Many of us begin our adulthood with dreams and visions of the future. We have ideals and beliefs of what is right and what is wrong. We feel very strongly about issues that matter, and show enormous frustration at the apparent complacency that surrounds us in the adult world. Adults often seem resigned to a certain reality, and often look at us sympathetically, implying 'you're too young to understand' or 'you're naïve if you think you can do this' or even 'it's been done before and it doesn't work.'

People seem to reach a certain age and lose their hopes of change and progress. They become disillusioned with their dreams of youth. Oh! The energy of those early years, when days are not days and nights are not nights; the enthusiasm and stubborn refusal to see things 'realistically.' How can we retain that energy and determination as we grow older, as we mature? Are we not confusing the wisdom of age with laziness, apathy, and complacency?

Yosef is our prototype; he dreams naively at the age of 17, but those same dreams are still with him when he is 39, over 20 years later. He has matured, he has learned. He is not the same Yosef, but he has taken his dreams with him. They have matured with him, and they will surely come to fruition.

The mitzvah of remembering the coming out of Egypt conceals a similar idea. We have the seven-day festival of Pesach, whose main objective is to re-live the exodus from Egypt; on Sukkot, we are commanded to leave our houses and live outside in temporary 'booths' in order to re-live the experiences of our people leaving Egypt for the barren wilderness. The Ramban tells us that the mitzvah of counting the months of the year is in order to remember the Exodus[3]. One of the reasons given for Shabbat is to remember the coming out of Egypt[4], and we have a daily mitzvah to remember the Exodus.[5] Is it really necessary to be reminded of the same event on a daily, weekly, monthly, and thrice yearly basis?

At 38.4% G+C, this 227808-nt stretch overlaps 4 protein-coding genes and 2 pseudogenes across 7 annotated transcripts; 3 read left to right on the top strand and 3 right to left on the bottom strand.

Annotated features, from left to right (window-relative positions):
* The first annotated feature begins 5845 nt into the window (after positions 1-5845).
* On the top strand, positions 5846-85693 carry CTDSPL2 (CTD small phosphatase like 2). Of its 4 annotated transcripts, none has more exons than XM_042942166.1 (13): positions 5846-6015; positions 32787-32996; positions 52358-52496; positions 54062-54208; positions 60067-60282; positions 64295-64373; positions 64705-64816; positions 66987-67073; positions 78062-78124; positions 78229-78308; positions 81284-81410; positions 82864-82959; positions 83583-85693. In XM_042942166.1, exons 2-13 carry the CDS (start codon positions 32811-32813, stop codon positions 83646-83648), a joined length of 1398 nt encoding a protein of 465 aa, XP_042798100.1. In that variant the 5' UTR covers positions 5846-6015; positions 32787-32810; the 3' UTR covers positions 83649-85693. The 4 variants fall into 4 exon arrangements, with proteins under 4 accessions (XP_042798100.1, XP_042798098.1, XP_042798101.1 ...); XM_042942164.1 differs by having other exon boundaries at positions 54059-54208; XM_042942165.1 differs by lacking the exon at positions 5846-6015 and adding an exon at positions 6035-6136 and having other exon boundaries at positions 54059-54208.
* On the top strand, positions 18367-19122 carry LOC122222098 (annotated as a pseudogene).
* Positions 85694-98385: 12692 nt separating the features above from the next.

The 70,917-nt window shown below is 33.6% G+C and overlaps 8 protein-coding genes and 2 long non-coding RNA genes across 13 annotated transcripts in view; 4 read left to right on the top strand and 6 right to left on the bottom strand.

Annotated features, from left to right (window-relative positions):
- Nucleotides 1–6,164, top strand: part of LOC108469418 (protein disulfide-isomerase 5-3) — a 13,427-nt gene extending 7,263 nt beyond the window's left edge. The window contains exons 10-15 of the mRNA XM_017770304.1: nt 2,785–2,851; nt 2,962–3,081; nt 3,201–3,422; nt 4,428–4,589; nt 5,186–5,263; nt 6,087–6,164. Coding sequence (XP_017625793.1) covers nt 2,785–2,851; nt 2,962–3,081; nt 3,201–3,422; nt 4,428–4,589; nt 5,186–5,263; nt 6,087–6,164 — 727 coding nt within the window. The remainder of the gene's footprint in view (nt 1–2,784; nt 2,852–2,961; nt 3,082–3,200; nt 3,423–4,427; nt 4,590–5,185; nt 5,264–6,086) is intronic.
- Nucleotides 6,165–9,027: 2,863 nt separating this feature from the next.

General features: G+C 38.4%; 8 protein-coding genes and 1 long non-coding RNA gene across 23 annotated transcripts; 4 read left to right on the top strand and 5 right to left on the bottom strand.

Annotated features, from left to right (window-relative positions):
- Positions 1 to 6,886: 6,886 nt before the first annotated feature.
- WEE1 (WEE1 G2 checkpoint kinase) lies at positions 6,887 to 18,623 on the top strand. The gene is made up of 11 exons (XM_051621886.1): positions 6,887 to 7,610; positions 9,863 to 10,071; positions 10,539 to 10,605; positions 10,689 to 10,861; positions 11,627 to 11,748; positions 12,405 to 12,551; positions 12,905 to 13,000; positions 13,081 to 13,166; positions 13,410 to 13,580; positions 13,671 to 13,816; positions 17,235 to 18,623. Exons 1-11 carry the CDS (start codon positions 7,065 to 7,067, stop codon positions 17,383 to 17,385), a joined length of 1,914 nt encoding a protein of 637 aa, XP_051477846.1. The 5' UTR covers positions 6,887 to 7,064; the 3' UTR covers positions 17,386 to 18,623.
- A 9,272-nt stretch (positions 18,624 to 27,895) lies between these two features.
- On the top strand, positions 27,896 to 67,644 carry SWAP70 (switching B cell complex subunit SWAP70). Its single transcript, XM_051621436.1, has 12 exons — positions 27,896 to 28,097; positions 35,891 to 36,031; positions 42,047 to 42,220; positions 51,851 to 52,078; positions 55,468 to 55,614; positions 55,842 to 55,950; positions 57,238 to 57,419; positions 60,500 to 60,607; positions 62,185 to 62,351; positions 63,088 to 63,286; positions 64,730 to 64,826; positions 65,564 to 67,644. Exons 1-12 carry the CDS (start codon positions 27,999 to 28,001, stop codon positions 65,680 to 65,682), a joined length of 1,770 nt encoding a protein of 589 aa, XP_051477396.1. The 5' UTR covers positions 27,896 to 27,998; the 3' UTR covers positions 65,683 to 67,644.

The answer is clearly yes, but the reason needs to be explained. Perhaps we could suggest that the commandment is not simply to re-live our experiences as if we were doing them for the first time (though that may well be the purpose on Pesach, and even possibly on Sukkot.) Perhaps we are being told not simply to remember how we left Egypt but rather to remember why we left Egypt.